Security Hacked

Exploit: Unsecured business associate portal

BBH: Mental health service provider based in Missouri

Risk to Small Business: Severe: BBH has sent letters to patients notifying them of a breach that occurred in August of last year. Potential attackers would be able to infiltrate a business associate’s portal to access electronic protected health information (ePHI) and compromise sensitive records. The mental health service provider noted that there was no evidence of unauthorized access, but will be providing free identity monitoring, protection, and reporting from agencies including Equifax, Experian, and TransUnion. Along with the direct costs associated with offering such services to patients, the organization will have to pour funds into reputation management.

Individual Risk: Severe: The exposed records included names, addresses, contact information, DOBs, medical history information, driver’s license numbers and SSNs. Given the amount of time that has lapsed, patients are at high risk and should immediately begin monitoring their identity and credit reports.

Customers Impacted: 67,493 patients

How it Could Affect Your Business: As breaches continue to become more commonplace, companies are being held accountable for providing free identity protection for their customers and employees. Such damage can be disabling for small businesses, especially when combined with the costs that come with managing public relation.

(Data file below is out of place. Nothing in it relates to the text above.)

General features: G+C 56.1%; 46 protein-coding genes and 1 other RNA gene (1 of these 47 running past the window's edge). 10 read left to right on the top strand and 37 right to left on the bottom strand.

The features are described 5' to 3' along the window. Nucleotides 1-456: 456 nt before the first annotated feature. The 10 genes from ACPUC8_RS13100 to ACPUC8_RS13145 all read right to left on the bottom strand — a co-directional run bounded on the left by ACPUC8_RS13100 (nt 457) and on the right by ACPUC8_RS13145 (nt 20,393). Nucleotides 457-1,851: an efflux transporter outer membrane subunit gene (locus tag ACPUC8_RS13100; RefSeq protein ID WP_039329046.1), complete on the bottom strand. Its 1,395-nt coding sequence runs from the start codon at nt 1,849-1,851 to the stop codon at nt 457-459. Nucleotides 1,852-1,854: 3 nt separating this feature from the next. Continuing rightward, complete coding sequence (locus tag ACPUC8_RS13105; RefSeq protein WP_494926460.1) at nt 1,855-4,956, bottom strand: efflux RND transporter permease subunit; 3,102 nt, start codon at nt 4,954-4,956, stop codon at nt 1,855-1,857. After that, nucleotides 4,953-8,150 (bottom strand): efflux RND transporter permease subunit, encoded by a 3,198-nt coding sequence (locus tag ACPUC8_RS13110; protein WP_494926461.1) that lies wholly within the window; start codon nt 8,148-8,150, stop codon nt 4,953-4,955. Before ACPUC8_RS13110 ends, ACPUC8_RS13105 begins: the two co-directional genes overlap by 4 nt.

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In Other News:

Celebgate 2.0: attacks on the Apple accounts of musicians and athletes

A Georgian man has confessed to hacking the Apple accounts of NFL and NBA players, along with famous musicians. By creating fake accounts and impersonating Apple’s customer service, Kwamaine Jerell Ford was able to send phishing emails that coaxed victims into providing their login credentials as early as 2015. Once he had taken over the accounts, he would change the email addresses and passwords, and proceed to purchase air travel, hotels, and furniture.

With credit card information from Apple in hand, he was also able to transfer money to his own online payment accounts. Ford has pleaded guilty to one count of computer fraud and one count of aggravated identity theft. He will be sentenced on June 24.

Such an incident serves as a strong reminder of just how much damage can be inflicted through phishing. To prevent this highly effective form of cyberattack, small businesses and security providers invest in solutions that are specifically designed with customers and employees in mind, and able to proactively stop phishing campaigns in their tracks.

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